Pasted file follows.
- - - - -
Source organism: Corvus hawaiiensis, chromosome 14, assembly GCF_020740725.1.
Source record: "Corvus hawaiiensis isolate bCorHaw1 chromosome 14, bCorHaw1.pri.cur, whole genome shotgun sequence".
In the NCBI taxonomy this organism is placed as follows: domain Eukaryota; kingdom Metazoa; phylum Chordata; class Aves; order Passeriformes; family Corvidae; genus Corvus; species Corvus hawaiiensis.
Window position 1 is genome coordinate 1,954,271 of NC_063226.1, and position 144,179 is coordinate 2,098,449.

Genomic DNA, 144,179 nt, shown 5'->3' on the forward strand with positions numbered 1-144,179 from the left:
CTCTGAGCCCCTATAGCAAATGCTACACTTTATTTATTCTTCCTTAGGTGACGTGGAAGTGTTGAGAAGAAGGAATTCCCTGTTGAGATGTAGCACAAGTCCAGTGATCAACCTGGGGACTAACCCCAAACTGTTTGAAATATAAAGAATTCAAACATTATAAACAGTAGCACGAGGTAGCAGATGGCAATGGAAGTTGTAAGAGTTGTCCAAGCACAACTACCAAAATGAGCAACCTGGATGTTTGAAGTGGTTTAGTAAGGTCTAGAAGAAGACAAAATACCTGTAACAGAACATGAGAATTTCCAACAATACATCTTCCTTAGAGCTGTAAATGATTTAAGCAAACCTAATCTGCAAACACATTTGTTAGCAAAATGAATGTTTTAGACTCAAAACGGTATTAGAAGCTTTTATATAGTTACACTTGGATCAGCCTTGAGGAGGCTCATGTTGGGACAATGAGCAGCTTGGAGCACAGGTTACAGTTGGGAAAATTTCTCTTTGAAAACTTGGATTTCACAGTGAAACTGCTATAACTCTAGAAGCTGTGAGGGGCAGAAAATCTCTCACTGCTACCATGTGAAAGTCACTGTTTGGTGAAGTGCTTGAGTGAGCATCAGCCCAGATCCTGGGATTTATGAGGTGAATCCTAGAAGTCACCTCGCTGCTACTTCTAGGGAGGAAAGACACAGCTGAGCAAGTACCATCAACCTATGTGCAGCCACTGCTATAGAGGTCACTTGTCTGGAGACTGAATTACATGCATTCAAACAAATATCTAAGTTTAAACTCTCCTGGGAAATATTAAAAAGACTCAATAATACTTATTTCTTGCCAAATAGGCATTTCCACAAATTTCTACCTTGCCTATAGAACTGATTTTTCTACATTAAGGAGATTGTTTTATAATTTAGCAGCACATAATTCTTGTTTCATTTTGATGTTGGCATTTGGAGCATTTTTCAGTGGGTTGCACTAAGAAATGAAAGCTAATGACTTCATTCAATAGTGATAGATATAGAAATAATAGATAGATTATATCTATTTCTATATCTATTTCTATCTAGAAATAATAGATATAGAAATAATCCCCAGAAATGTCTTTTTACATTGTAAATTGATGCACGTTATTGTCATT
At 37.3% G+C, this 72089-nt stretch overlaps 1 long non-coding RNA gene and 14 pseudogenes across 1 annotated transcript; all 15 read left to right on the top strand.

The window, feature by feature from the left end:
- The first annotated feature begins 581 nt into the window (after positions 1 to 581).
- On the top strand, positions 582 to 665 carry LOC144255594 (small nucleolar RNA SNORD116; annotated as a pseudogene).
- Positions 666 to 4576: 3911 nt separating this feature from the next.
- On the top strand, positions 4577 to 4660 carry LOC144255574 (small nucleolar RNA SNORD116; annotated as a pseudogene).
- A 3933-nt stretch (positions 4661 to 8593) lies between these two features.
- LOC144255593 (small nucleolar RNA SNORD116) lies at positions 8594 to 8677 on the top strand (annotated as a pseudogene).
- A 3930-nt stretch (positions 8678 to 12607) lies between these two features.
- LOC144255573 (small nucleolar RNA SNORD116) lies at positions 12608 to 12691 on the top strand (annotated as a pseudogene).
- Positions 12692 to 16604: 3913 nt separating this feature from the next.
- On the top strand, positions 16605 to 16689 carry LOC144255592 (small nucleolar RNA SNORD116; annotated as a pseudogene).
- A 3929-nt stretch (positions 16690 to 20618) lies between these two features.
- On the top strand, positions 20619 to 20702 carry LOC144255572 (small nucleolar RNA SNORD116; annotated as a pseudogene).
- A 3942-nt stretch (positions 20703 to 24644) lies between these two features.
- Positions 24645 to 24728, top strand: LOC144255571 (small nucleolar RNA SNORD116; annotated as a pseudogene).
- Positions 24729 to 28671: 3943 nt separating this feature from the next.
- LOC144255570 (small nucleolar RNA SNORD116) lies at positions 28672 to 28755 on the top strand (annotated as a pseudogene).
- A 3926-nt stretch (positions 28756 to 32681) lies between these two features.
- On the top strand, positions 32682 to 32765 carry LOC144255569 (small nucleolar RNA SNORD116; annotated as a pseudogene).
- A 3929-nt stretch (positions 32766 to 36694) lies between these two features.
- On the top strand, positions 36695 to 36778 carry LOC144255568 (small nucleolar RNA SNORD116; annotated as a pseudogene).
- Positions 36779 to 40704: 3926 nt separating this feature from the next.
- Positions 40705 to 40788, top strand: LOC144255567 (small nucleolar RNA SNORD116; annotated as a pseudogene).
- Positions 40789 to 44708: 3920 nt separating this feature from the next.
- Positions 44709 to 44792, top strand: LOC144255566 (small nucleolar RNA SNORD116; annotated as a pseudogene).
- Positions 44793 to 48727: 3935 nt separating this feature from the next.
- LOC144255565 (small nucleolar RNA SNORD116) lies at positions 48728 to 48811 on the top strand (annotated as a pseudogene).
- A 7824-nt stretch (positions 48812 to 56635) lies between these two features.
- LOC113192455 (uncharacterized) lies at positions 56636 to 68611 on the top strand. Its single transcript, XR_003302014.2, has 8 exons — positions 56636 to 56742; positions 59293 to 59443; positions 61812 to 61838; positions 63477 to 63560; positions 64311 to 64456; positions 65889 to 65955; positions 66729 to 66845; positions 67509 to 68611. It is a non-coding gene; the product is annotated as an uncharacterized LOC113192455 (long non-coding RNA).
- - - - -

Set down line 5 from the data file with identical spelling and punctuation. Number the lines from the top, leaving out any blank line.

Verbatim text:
Genomic DNA, 144,179 nt, shown 5'->3' on the forward strand with positions numbered 1-144,179 from the left: